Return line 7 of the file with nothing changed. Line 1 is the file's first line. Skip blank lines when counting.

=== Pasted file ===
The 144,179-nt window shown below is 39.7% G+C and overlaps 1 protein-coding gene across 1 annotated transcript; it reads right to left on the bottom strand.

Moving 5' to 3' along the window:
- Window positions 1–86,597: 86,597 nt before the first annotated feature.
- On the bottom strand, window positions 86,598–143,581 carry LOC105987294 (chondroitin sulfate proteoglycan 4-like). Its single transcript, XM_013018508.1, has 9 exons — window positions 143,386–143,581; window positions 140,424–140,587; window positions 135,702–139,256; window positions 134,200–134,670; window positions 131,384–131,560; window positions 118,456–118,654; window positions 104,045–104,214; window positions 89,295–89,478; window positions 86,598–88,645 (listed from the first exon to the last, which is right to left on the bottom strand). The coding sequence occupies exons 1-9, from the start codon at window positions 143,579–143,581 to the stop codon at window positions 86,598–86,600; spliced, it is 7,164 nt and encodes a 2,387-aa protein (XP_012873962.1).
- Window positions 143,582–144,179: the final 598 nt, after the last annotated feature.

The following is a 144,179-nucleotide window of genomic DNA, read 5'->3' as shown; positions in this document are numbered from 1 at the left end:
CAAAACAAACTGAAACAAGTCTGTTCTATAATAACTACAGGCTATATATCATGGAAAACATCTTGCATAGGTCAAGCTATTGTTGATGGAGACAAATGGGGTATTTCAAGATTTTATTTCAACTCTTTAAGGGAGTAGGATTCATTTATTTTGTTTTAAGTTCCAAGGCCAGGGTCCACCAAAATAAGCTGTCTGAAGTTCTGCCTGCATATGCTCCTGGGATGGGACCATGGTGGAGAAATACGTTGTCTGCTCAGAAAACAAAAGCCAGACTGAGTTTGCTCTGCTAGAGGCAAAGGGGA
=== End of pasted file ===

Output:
CAAAACAAACTGAAACAAGTCTGTTCTATAATAACTACAGGCTATATATCATGGAAAACATCTTGCATAGGTCAAGCTATTGTTGATGGAGACAAATGGGGTATTTCAAGATTTTATTTCAACTCTTTAAGGGAGTAGGATTCATTTATTTTGTTTTAAGTTCCAAGGCCAGGGTCCACCAAAATAAGCTGTCTGAAGTTCTGCCTGCATATGCTCCTGGGATGGGACCATGGTGGAGAAATACGTTGTCTGCTCAGAAAACAAAAGCCAGACTGAGTTTGCTCTGCTAGAGGCAAAGGGGA